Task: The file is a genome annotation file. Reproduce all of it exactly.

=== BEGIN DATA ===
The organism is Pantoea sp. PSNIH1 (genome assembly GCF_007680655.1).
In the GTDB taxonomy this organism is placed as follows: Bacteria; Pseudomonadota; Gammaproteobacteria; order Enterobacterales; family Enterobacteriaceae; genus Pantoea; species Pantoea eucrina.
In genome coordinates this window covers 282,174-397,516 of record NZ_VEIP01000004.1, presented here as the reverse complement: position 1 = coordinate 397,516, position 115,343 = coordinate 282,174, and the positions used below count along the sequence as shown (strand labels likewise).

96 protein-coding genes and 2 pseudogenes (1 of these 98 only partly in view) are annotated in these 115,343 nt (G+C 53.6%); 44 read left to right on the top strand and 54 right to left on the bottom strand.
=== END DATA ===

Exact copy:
The organism is Pantoea sp. PSNIH1 (genome assembly GCF_007680655.1).
In the GTDB taxonomy this organism is placed as follows: Bacteria; Pseudomonadota; Gammaproteobacteria; order Enterobacterales; family Enterobacteriaceae; genus Pantoea; species Pantoea eucrina.
In genome coordinates this window covers 282,174-397,516 of record NZ_VEIP01000004.1, presented here as the reverse complement: position 1 = coordinate 397,516, position 115,343 = coordinate 282,174, and the positions used below count along the sequence as shown (strand labels likewise).

96 protein-coding genes and 2 pseudogenes (1 of these 98 only partly in view) are annotated in these 115,343 nt (G+C 53.6%); 44 read left to right on the top strand and 54 right to left on the bottom strand.